In related developments, Major General Yaakov Banjo assumed command of the IDF Force Design Directorate, tasked with ensuring Israel’s qualitative military edge (QME) in the region. He replaces Major General Tomer Bar, who has been appointed as the next Commander of the Israeli Air Force (IAF).

“The IDF faces by many challenges and the (Force) Design Directorate is forced to deal with almost all of those. Security threats, near and far; opportunities that present themselves, these that exist and those that are emerging; operational activities of tomorrow and weaponry of the next decade. To withstand the returns of time, we will alter our approach in force building and adopt an updated approach,” said the incoming IDF Design Directorate chief, during a change of command ceremony.

“It is customary to describe our military superiority by the advantage or the gap that exists between the blue arrow, which represents the power-building of might of the IDF versus the red arrow that represents the capabilities of the enemy. To maintain the (necessary) gap, we will adopt an approach of strategic and operational competition. Strategic Competition is the demand to ensure the IDF’s superiority for future generations in the face of enemies and threats the take place globally. The Operational Competition is the demand to ensure its qualitative edge in every encounter – in other words, during any moment in time to subdue our enemies if war is forced upon us,” added Gen. Banjo.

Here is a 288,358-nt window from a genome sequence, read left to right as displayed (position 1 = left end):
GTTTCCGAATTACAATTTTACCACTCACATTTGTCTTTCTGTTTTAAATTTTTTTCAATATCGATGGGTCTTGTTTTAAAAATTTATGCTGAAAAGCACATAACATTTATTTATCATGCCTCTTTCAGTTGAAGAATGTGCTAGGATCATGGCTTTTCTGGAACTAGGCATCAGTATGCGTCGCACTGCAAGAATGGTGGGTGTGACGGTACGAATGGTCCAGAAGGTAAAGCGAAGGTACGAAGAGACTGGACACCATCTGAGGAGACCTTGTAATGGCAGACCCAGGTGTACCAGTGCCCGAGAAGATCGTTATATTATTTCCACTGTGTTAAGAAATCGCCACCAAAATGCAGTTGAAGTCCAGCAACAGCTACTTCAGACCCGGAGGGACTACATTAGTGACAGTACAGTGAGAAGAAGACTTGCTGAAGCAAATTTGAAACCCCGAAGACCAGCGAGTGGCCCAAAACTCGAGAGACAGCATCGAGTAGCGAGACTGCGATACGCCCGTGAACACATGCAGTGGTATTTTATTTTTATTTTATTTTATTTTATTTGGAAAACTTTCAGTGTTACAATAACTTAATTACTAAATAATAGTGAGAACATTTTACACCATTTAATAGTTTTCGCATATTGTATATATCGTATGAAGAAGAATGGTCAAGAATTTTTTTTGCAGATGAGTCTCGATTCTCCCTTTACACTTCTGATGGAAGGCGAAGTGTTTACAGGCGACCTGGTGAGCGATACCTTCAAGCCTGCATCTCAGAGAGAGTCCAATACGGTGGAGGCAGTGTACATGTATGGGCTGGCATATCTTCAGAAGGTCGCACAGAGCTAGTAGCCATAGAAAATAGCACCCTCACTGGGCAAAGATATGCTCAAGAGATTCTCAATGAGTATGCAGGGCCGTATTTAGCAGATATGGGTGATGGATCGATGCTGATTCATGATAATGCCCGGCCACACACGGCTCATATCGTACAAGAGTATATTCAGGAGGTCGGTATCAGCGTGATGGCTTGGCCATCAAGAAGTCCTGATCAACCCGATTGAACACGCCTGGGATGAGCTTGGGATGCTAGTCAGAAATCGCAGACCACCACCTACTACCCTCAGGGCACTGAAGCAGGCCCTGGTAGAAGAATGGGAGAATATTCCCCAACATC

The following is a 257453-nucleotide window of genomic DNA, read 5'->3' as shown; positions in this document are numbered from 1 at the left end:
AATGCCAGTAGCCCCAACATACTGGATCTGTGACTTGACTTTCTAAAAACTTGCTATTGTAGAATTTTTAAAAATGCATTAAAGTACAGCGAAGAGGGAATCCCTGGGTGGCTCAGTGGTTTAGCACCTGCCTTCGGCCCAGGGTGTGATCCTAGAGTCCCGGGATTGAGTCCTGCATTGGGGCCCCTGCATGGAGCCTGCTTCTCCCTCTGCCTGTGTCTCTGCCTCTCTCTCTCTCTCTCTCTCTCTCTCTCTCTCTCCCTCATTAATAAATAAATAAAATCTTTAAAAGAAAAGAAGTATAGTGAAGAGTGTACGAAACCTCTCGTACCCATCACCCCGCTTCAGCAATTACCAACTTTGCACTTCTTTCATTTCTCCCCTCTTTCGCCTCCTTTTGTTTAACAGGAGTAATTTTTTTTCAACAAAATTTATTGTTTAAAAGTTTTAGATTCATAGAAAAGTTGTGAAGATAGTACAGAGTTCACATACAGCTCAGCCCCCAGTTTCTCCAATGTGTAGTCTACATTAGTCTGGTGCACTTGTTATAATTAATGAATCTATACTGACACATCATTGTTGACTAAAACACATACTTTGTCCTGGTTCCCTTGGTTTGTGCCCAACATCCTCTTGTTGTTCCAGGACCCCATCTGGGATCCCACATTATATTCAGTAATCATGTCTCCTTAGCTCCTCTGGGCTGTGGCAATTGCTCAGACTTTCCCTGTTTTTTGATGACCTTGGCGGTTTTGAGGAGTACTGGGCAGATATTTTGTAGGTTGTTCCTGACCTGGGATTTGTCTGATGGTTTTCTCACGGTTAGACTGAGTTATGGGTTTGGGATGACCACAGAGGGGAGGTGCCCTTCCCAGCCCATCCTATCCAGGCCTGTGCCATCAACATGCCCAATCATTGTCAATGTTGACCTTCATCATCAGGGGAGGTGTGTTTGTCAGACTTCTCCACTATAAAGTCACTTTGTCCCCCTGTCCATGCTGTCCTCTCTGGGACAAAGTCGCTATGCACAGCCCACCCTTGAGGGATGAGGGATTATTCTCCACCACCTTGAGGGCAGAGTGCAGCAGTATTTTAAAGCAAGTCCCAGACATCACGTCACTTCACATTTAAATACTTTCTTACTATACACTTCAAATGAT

It is important to explain that in practice, the IDF Force Design Directorate is tasked with implementing two significant strategic documents that were both formed and published in November of 2020 by IDF Chief of Staff Lieutenant General Aviv Kochavi, namely “Operation Concept for Victory” and the “Momentum Multi-Year Plan” which fundamentally changed the way the IDF views both itself and its adversaries.

At the heart of both strategies is the Israel military view that stop-gap reactive measures are insufficient to confront contemporary challenges, mandating that the IDF must instead undergo a fundamental change to contend with a dynamic and rapidly changing reality involving continuous adaptation to what may be regarded as somewhat ‘futuristic’ warfare.

“We are not talking about magical solutions or our hearts desires; We’re speaking of viable solutions with an outlook for the future – solutions which demand in-depth thinking and systematic work in order to achieve those (solutions). Gentlemen, we will bear every burden; we will withstand any difficulty; we will do all that is demanded of us – to ensure the security of the nation and our homeland,” said Lt. Gen. Kochavi at the hand-over, emphasizing that, “Reality in the 21st Century becomes from day-to-day, not year-to-year, more complicated and Force Building becomes more complex. Also because of threats; also because of opportunities; also because of the need to cooperate; also because of separate disciplines. It is simply more complicated. We must think of the future, of the distant future, about combat methods and perceptions that will pave the way for the Israel Defense Forces for the next 5, 10 or 20 years.”